Al Qaeda defenses were stronger than expected in Yemen raid

Rowan Scarborough:
An after-action review of the deadly SEAL Team 6 raid of a terrorist compound in Yemen shows that the Jan. 29 mission was not compromised, but it also concludes that the enemy was more ready to fight than expected and that women in one building surprised the commandos by firing weapons.

A house for family members within the terrorist compound was deemed not a major concern, based on an assumption that civilians would not likely fight, a U.S. military source told The Washington Times.

The SEAL team had hoped to collect more digital intelligence data, but a fierce firefight prevented a fuller search-and-seizure operation.

“Whether or not someone heard something from the air, there’s no reason for us to believe anyone in the compound was aware or heard those kinds of things,” said the source. “The team was on the ground for some amount of time before the firefight started.”

Using a hypothetical, the military source said that, if sentry patrols around a compound do not suddenly get ready for battle, then “we have a sense we have not been detected.”

“It erupted very quickly at a time you might expect it to when some members of the team had been on the ground for some amount of time,” the source said. “What we know is we have no indication of any prior knowledge or comprise in advance.”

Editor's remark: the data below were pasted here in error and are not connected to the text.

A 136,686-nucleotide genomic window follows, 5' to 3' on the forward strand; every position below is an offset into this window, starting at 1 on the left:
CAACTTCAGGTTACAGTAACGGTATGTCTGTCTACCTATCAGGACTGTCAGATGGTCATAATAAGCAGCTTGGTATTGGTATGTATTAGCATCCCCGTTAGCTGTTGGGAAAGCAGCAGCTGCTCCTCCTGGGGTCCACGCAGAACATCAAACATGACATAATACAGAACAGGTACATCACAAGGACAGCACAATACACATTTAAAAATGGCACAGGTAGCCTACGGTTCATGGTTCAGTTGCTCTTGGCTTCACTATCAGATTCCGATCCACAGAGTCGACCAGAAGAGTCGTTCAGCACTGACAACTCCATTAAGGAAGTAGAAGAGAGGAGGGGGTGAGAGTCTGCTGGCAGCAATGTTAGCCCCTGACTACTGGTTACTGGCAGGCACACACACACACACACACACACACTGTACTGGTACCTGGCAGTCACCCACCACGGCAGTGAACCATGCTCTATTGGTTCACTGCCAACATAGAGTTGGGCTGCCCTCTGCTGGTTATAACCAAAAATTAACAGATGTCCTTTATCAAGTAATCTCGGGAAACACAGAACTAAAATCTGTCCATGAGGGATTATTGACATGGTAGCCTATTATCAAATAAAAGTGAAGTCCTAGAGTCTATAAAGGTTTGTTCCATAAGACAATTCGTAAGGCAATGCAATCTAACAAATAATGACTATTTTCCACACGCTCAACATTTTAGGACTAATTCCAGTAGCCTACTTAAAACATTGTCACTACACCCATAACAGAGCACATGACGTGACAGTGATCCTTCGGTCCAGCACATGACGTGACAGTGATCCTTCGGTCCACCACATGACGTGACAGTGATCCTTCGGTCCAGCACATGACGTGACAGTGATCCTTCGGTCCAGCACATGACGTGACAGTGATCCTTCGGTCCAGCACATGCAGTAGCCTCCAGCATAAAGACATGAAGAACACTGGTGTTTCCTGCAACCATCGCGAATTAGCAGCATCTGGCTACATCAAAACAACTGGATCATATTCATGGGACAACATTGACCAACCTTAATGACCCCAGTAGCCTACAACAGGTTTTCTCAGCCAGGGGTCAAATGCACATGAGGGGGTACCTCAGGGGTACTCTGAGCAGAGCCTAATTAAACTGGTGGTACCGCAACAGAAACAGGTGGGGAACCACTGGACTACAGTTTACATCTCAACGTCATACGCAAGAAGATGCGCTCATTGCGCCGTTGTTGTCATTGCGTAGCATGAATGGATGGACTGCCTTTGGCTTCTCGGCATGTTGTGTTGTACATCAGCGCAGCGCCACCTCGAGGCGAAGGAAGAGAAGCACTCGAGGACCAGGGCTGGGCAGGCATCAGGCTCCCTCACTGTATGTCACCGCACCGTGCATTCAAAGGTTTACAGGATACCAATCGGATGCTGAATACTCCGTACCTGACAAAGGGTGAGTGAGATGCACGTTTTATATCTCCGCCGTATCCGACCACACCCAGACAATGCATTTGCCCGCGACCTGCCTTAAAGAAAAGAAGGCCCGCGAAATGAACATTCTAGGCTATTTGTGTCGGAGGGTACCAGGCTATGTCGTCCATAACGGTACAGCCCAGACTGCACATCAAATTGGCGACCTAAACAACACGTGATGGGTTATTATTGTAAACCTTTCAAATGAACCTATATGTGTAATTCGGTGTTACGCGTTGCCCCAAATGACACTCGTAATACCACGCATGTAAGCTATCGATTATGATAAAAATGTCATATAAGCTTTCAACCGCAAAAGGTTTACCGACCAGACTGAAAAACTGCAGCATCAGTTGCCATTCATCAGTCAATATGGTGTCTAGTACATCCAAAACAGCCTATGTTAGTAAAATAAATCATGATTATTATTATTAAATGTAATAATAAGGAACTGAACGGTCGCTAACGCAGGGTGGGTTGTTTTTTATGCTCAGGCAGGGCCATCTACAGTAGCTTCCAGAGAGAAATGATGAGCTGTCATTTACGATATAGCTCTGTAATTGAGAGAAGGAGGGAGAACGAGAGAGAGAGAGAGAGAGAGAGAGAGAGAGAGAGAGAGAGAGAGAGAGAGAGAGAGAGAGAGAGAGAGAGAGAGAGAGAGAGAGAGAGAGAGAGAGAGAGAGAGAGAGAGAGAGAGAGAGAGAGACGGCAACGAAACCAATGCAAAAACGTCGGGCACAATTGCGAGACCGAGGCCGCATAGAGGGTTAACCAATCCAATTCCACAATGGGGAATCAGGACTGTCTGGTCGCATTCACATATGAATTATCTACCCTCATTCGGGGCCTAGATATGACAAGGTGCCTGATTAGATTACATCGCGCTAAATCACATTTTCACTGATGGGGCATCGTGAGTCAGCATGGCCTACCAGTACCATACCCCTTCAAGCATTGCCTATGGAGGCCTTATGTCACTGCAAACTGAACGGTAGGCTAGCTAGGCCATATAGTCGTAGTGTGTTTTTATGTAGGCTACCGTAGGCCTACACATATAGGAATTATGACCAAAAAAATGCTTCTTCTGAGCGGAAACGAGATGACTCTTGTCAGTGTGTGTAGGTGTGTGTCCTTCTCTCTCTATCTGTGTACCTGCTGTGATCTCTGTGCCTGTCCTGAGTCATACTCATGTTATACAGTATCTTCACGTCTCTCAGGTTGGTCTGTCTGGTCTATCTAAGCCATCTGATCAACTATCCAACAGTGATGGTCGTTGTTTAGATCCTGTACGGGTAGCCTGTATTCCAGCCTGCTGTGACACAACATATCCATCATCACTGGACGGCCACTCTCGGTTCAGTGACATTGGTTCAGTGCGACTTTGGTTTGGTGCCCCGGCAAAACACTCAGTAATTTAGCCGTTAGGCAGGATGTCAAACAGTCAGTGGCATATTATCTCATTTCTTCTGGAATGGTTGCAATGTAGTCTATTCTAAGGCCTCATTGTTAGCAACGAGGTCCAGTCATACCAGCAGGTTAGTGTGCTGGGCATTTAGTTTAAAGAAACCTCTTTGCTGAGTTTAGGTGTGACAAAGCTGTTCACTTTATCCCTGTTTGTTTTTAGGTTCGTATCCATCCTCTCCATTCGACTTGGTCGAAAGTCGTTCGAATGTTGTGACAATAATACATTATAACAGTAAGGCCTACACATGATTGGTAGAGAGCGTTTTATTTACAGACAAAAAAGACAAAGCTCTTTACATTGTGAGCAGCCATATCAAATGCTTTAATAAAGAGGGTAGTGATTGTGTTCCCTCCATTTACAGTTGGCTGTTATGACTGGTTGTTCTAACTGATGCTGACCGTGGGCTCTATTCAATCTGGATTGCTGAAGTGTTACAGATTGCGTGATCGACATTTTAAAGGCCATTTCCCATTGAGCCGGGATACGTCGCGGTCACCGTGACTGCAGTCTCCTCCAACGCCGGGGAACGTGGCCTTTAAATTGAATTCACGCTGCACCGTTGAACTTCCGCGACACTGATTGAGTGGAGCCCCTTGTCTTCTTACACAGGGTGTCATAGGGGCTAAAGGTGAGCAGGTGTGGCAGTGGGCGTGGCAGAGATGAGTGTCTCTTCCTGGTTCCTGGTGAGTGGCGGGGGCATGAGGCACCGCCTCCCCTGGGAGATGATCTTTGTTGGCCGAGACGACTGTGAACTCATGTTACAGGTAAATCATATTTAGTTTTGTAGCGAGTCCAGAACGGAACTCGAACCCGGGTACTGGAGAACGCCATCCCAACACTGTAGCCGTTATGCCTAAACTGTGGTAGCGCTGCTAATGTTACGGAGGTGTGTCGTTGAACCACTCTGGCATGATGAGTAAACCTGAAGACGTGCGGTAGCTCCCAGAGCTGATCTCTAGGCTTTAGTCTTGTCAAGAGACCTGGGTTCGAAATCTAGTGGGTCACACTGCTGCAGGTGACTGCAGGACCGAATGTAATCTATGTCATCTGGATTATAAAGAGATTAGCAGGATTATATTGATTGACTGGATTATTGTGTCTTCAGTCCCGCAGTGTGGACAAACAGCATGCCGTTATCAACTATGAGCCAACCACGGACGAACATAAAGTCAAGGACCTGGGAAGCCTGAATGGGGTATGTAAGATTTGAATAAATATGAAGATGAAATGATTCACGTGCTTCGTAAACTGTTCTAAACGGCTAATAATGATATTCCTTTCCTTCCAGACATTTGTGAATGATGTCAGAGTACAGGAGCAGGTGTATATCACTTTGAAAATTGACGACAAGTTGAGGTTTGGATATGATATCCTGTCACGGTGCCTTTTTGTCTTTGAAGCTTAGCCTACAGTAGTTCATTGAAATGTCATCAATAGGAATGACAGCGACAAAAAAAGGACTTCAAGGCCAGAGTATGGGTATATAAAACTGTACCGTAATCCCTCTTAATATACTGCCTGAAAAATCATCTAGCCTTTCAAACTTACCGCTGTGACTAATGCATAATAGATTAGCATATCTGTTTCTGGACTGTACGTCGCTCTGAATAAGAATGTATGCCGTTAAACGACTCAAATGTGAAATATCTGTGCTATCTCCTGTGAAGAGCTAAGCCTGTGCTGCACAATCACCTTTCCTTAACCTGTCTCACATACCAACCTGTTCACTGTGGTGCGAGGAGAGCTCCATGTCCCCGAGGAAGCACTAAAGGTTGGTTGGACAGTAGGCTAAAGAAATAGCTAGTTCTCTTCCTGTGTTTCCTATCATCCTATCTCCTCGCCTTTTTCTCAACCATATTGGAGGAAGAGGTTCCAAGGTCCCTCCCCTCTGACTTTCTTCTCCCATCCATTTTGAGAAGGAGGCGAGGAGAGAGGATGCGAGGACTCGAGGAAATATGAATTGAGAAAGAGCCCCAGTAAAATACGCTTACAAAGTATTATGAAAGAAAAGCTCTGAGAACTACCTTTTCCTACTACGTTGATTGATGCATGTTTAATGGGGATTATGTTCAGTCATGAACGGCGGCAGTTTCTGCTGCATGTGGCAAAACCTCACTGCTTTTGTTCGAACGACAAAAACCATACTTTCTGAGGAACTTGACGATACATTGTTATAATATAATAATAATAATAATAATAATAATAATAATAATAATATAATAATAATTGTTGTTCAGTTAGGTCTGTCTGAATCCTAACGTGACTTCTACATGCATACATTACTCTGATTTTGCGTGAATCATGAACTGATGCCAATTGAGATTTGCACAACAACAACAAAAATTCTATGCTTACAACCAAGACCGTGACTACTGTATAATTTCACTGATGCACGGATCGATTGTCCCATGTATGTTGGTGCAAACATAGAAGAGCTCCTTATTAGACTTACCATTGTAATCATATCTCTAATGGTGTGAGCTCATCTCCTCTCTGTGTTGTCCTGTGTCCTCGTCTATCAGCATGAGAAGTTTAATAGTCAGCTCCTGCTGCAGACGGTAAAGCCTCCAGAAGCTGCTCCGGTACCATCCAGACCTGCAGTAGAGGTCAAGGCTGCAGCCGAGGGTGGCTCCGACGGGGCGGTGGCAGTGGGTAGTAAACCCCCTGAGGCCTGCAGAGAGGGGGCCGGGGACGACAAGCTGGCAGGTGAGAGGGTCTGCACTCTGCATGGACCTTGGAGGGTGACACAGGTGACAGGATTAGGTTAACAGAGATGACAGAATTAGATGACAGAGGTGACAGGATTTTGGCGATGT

The U.S. military source told The Times that the nighttime insertion did not lose the element of surprise.

But, the source added: “At a certain point, this becomes more kinetic than we expected. But that doesn’t mean there was a compromise. Perhaps the folks in the compound were more trained, prepared for a fight, not this fight, but a fight. Maybe they were more ready to fight, and they had established firing positions perhaps more than we would have expected.”

“Not compromised,” the source said, “but at a state of preparedness to enter into a fight that was probably unanticipated. When you talk about lessons learned, that is one of them. Maybe for any future such things that might occur in Yemen, we’ll probably put that into our knowledge and assumptions of what you might expect.”
There is more.

I have thought al l along that the criticism in the media and in Congress of this mission seems misplaced.  The suggestion that because you have casualties the mission is a failure is absurd.  Those making that assertion would have never taken Iwo Jima or any other island in the Pacific or done the landing at D-Day.


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